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Hogs switching to ‘Tru’ mindset as football team readies for winter conditioning

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Photographs by Ben Goff

Arkansas strength and conditioning coach Trumain Carroll speaks during a news conference Wednesday, Jan. 10, 2018, in Fayetteville.

FAYETTEVILLE -- New Arkansas football Coach Chad Morris said the returning Razorbacks will start getting a "Tru" vision of the hallmarks of his program when they begin winter conditioning next week.

The first immersion into the Morris blueprint for success will have little to do with Xs and Os and a lot more to do with cardio exercise, yoga and stamina building under strength and conditioning coach Trumain "Tru" Carroll and his staff.

"Obviously, we've got to change some things, like the way we're going to do some things in the weight room, and Coach Tru will tell you a little bit more about that," Morris said at the news conference to introduce Carroll and coordinators John Chavis and Joe Craddock last week. "That's going to be the biggest shock that's going to hit these guys between the eyes here in a few days."

Carroll's staff includes associate coach Rhett Brooks and assistants Chad Cain, Marc Soltis and Lance Yancy. Soltis received a certification in yoga instruction and will lead that segment of training, which is to assist with flexibility and focus.

Because Morris runs a quick-tempo offense, the linemen must combine power with stamina. New offensive line coach Dustin Fry, speaking after Morris' introductory news conference Dec. 7, put it this way: We like our linemen a little leaner.

Carroll said he will take input from Morris and both coordinators and tailor the training program to each position group and to individuals within those groups.

"Obviously we want our linemen to be strong, physical at the point of contact, and make people go that way, as well as be able to move," Carroll said. "Obviously they're a good strong group, but we have some mobility issues. That's going to be addressed as soon as we hit the door.

Carroll went on to give overviews of the other position groups.

"With our big skill positions -- tight ends, linebackers, our quarterbacks -- we want those guys to be mobile, be able to move well in space, but be able to pack a punch when it's time to come up and deliver a blow," he said.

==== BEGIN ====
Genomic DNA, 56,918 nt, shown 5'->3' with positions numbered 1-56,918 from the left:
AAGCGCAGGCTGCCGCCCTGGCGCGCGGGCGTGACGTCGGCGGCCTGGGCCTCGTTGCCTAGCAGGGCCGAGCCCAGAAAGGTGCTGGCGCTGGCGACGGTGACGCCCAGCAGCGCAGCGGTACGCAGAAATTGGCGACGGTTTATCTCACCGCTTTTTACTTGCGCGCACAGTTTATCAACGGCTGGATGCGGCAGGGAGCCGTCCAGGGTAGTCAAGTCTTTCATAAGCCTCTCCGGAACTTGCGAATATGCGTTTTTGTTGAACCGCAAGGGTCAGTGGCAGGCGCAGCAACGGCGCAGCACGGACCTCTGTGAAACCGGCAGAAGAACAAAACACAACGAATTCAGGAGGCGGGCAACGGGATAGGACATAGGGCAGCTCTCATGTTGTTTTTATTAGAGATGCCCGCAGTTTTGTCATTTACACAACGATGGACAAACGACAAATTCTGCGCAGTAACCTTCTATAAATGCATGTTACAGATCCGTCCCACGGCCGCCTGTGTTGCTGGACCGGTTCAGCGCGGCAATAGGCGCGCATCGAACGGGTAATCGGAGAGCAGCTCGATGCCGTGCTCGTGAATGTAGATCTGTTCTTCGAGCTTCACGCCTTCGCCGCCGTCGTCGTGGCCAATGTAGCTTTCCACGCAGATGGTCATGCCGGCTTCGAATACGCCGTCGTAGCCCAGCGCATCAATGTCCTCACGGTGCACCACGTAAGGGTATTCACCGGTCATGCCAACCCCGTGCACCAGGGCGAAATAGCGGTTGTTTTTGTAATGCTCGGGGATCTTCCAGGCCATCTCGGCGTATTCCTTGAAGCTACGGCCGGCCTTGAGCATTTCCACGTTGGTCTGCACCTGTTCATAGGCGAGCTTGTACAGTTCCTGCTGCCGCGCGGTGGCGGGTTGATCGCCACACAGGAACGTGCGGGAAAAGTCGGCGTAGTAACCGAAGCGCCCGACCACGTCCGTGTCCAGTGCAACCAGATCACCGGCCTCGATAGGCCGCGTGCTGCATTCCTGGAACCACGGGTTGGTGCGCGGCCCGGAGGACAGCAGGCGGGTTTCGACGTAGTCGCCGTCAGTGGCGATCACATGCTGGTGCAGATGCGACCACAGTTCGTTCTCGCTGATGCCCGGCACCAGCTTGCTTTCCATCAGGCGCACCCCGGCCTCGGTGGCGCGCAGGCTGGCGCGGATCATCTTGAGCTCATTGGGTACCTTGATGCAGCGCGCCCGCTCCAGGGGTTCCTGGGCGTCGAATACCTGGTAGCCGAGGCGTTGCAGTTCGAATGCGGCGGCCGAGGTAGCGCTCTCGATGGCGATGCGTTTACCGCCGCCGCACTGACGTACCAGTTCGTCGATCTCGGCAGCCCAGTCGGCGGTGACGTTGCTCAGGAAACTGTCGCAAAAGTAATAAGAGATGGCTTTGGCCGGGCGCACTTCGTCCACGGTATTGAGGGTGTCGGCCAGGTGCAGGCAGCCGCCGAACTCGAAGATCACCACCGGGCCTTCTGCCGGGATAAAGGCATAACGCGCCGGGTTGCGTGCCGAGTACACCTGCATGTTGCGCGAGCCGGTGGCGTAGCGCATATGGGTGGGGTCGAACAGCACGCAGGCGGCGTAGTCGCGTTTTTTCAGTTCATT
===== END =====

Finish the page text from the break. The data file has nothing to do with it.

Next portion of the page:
"Then with our skill positions, we have to have those guys be able to make people miss, outrun people. As Coach Morris talked about, you either have speed or you're chasing speed. We're going to make sure we develop speed ... and people are actually chasing us."

Carroll said his role in leading the strength and conditioning staff can be broken down into four phases: training, nutrition, recovery and re-enforcing the culture Morris wants to create.

"The fourth piece, and the biggest piece in my opinion and the thing that made us special at SMU, was the culture that Coach Morris implemented," Carroll said. "I feel like with our staff that's the biggest part of our job, implementing the culture. These young men, they're going to be successful on the football field, but it's much more than that.

"It's much deeper than that. It's to make these young men respectable and go about taking care of business in the classroom, out in the community, respectful to you guys in the media, and just making sure they're well-rounded people.

"Hopefully these guys play football for a really long time, but we want to make sure we're developing them as young men so that when the game does come to an end for them they're going to be successful out in life."

Carroll said he will consult with head athletic trainer Matt Summers to come up with specific routines for workouts that will be dependent on injury histories or other aspects of a player's needs.

"When we write our program, each guy is going to have what we call pre-hab movements," Carroll said. "If a guy comes in and has had some ankle issues or shoulder issues, we want to implement exercises that are going to allow him to turn those inefficiencies into strengths so we don't have any chinks in our armor."

Craddock, the offensive coordinator, was asked what he's seen of the quarterbacks since his arrival.

"It's hard because Cole [Kelley] really is the only one that's gotten a lot of reps," said Craddock, who added that the coaches have gone back and looked at a lot of practice tape. "I've talked to those guys about what we're going to be about, what we're going to do, so they can go ahead and start working on that. I think Cole's biggest thing is he's got to drop some weight, which isn't a new thing for us."

Craddock said SMU starting quarterback Ben Hicks lost between 15 pounds and 20 pounds during last offseason.

"He really played at a high level this year," Craddock said. "I'm sure that with Cole, and I actually talked to him this morning and he's down some weight, so we're really excited about that."

Sports on 01/14/2018

Comments

TravisBickle says...

I hate to burst their bubble, but speed, like height, is something that can't be coached. I'm sorry but at this level your strength and conditioning should be geared to explosiveness and injury prevention. The training cycle lasts the entire year, not just winter. At this point most of those guys should have at least 4 to 8 years of lifting experience. These guys all talk a good game, but if you lift like Tarzan and play like Jane, no amount of yoga is going to help.

Posted 14 January 2018, 2:35 p.m. Suggest removal

KnuckleBall says...

During the years of the SWC, most years other teams had bigger players than Arkansas but Frank's teams were quick and did not have a problem taking someone's head off with a hit. Can't say that the hogs have been that way in a long time.

Posted 14 January 2018, 3:04 p.m. Suggest removal

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